Tuesday, June 3, 2014

iOS, HealthKit, Hype and FHIR

Apple now enters into the Health Platform API fray with something called HealthKit, after Google has left the field, and Microsoft simply carries on with its Health Vault platform.  This isn't really really new news, so much as confirmation of what we've been hearing for a little while about Apple's entry into the Health and Quantified Self space.  As someone who has more than 5 QS/Health apps on his phone and iPad which DO NOT work together at all, I appreciate that the iOS platform will soon have these capabilities built in.  And I can also see that vendors developing these applications will have to rather quickly start working with the new APIs.

But what does this mean with respect to standards like HL7's FHIR.  Apple's not a big participant in standards activities. Apple developers have somewhat been locked in to Objective C for development, although Apple now announces a "new" programming language called Swift (which for all intents and purposes looks like what JavaScript would if you started from Objective C and seems to have no real additional value other than to have an Apple-branded scripting language for IOS).

Looking at the basic descriptions of what Apple has in store for us at the moment, it seems as if Apple's definition of a Health API isn't all that much more than what HL7 FHIR already has with regard to definition for various Health related resources.  I expect some enterprising FHIR developers will be building bridges between the new Apple Health APIs and FHIR.  We've already seen some development of FHIR in Objective-C, and I expect that the Apple announcement of HealthKit will encourage others to explore bridging between it and HL7's FHIR specification.  But don't expect Apple to start showing up at HL7 FHIR Connectathons, or participating in FHIR development.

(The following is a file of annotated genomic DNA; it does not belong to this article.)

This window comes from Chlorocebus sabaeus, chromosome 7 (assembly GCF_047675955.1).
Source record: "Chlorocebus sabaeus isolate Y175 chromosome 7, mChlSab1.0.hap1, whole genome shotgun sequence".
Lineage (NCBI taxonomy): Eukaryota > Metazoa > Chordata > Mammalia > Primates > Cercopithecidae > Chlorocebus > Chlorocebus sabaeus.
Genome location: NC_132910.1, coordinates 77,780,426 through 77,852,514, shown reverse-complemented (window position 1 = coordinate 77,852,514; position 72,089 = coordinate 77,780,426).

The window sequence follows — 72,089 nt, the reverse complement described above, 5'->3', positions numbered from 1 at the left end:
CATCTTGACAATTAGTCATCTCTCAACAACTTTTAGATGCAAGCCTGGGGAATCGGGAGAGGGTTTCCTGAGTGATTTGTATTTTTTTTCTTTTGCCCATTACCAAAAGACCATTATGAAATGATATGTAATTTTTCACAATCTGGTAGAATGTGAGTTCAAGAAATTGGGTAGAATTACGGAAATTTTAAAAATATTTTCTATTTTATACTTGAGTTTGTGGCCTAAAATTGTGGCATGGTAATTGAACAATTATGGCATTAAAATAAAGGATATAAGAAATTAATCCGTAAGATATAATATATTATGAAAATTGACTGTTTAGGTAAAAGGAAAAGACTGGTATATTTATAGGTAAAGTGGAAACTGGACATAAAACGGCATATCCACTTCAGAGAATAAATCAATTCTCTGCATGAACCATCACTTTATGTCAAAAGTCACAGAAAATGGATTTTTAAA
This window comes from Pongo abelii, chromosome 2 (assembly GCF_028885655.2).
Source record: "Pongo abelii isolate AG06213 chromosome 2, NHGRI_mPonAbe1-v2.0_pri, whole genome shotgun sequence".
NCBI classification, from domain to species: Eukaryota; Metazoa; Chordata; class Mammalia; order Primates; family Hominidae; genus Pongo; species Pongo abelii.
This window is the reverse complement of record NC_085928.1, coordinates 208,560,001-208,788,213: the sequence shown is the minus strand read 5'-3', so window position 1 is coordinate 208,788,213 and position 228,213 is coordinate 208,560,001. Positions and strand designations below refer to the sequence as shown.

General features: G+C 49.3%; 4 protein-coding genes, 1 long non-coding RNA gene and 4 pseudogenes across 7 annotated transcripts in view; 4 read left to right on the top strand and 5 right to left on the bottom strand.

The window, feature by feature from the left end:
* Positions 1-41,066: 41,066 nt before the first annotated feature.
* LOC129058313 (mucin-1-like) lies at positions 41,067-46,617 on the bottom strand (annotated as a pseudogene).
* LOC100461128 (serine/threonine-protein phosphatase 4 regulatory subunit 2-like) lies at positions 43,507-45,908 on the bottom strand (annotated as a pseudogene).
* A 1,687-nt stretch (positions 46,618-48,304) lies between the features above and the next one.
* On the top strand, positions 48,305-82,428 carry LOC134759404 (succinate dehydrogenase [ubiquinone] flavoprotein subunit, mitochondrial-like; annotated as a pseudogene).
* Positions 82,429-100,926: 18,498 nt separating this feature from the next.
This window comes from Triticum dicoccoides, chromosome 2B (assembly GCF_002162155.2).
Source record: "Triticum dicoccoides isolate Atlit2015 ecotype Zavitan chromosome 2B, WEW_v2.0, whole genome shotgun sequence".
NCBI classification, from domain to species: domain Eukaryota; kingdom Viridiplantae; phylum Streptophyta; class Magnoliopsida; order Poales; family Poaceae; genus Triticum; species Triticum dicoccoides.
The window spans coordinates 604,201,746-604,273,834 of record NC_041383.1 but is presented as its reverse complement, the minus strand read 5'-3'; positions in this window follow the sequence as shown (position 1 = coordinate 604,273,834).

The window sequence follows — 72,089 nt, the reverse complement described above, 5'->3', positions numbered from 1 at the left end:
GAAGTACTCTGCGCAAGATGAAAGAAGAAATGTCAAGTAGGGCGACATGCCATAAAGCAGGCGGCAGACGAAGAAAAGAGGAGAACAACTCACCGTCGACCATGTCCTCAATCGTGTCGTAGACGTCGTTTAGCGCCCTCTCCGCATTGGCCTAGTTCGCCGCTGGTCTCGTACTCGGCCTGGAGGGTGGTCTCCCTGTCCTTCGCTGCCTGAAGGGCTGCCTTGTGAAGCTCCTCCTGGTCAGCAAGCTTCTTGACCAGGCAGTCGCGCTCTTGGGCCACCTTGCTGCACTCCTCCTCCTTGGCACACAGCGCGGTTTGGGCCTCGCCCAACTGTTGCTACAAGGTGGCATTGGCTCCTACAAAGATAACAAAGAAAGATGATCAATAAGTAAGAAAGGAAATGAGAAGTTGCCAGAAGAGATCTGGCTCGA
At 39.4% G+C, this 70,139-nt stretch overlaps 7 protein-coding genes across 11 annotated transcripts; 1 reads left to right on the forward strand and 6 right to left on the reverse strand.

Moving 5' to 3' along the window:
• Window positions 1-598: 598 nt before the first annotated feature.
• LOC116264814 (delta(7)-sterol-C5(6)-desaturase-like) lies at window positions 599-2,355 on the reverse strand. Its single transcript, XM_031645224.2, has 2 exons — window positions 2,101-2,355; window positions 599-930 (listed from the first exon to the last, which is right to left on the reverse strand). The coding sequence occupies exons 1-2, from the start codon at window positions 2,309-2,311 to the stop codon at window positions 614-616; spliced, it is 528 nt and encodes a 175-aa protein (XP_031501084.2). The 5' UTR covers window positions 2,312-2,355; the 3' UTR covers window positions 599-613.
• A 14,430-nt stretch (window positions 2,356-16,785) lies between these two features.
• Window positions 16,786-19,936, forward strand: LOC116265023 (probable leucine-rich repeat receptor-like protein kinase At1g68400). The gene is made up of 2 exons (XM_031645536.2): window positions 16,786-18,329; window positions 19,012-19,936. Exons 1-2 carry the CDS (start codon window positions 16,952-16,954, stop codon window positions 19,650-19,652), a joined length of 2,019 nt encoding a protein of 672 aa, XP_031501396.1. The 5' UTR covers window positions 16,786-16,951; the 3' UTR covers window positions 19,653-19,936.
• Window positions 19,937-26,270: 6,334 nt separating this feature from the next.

Just as I expect Microsoft will be doing similar things with Health Vault at some point in the future.  But they won't be doing it right away according to at least one Microsoft employee. Even so, at least Microsoft shows up.

We'll just have to see how this all plays out.  I'm not really too worried about Apple's entry into the Health API space.  After all, the world doesn't live on iOS alone, there will be always be a need for a consensus standard Health API like FHIR that can work on any platform.



  1. Apple haven't said a lot about architecture yet, but I don't see the point of them looking at FHIR for the iOS side of things - the economics of that eco-system say that they should simply define it for themselves. Where FHIR is likely to be relevant is when they look to leverage the data in the social web context, and in back-end integration with the healthcare system.

    And I think you're wrong about Swift - it's much more than a scripting language. It positions with C#. The future will be very interesting.

  2. Syntactically, it positions more in my mind with JavaScript or VBScript, but like both of those languages, it can be compiled to machine code (or byte code). Apple though has certainly put a lot of effort into the platform environment, including debugger.

  3. To complicate the picture further, Google and Samsung are moving into this space. See this article from Forbes.

    What a mess...

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